“Is Atheism A Religion Too?” My Succinct Answer.

A producer for a show I almost got to appear on sent me questions to feel out my positions on issues related to atheism. I am reposting my answers, edited, on the blog.

Agree of disagree: While atheism is the rejection of faith and religion, but in many ways itself has become a religion. It too has a set of beliefs. 

Atheism is not a religion any more than theism by itself amounts to a religion. Just as different theists are adherents of different religions, like Christianity, Judaism, Islam, etc., and just as some theists reject organized religion altogether, so there are atheists who participate in different religions (like Universalism/Unitarianism, Wicca, Buddhism, Judaism, and some forms of Humanism, etc.) And a great number of atheists have no religion and are outright hostile to religiosity. Finally, a great many atheists, regardless of their place on the spectrum of religiosity to irreligiosity are so disconnected from any formal community or coordination with other atheists that it is completely implausible to impute to them a shared religion with other atheists.

Even to the extent that a majority of atheists might agree on any beliefs, or to the extent to which an anti-supernaturalistic view of the world philosophically might entail certain other philosophical conclusions, none of this amounts to having faith commitments. People can have systems of knowledge and belief claims without those, by themselves, making for a religion. If their beliefs are grounded in attempts to proportion their believing to evidence and if their beliefs are the result of rational scrutiny rather than dogmatic commitments, then these are not “faith-based” or inherently religious. And if their beliefs and knowledge claims are not intertwined with rituals, community, identity, or numerous other aspects of religiosity, then they remain just a philosophy and do not amount to religiosity at all.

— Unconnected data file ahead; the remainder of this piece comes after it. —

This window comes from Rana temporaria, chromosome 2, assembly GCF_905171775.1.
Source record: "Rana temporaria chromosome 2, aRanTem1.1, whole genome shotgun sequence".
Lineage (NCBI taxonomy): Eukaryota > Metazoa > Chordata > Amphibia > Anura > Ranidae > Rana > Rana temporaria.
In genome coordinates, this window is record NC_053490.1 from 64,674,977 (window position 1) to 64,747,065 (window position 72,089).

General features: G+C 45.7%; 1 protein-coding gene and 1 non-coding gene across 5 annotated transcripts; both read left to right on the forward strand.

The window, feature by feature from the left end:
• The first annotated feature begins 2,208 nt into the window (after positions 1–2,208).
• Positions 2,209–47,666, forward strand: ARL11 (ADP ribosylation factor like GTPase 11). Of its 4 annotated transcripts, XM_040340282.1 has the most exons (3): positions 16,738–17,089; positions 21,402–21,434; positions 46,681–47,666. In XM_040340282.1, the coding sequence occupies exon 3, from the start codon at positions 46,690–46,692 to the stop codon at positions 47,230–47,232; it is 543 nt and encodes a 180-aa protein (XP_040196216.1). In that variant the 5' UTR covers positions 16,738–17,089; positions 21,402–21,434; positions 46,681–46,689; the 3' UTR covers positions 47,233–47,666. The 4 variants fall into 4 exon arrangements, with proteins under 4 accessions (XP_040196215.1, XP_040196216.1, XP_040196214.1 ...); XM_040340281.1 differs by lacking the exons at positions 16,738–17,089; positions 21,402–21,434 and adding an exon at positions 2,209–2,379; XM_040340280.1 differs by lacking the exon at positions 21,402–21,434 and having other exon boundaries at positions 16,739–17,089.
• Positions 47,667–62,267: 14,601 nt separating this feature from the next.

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About Daniel Fincke

Dr. Daniel Fincke  has his PhD in philosophy from Fordham University and spent 11 years teaching in college classrooms. He wrote his dissertation on Ethics and the philosophy of Friedrich Nietzsche. On Camels With Hammers, the careful philosophy blog he writes for a popular audience, Dan argues for atheism and develops a humanistic ethical theory he calls “Empowerment Ethics”. Dan also teaches affordable, non-matriculated, video-conferencing philosophy classes on ethics, Nietzsche, historical philosophy, and philosophy for atheists that anyone around the world can sign up for. (You can learn more about Dan’s online classes here.) Dan is an APPA  (American Philosophical Practitioners Association) certified philosophical counselor who offers philosophical advice services to help people work through the philosophical aspects of their practical problems or to work out their views on philosophical issues. (You can read examples of Dan’s advice here.) Through his blogging, his online teaching, and his philosophical advice services each, Dan specializes in helping people who have recently left a religious tradition work out their constructive answers to questions of ethics, metaphysics, the meaning of life, etc. as part of their process of radical worldview change.

  • sean samis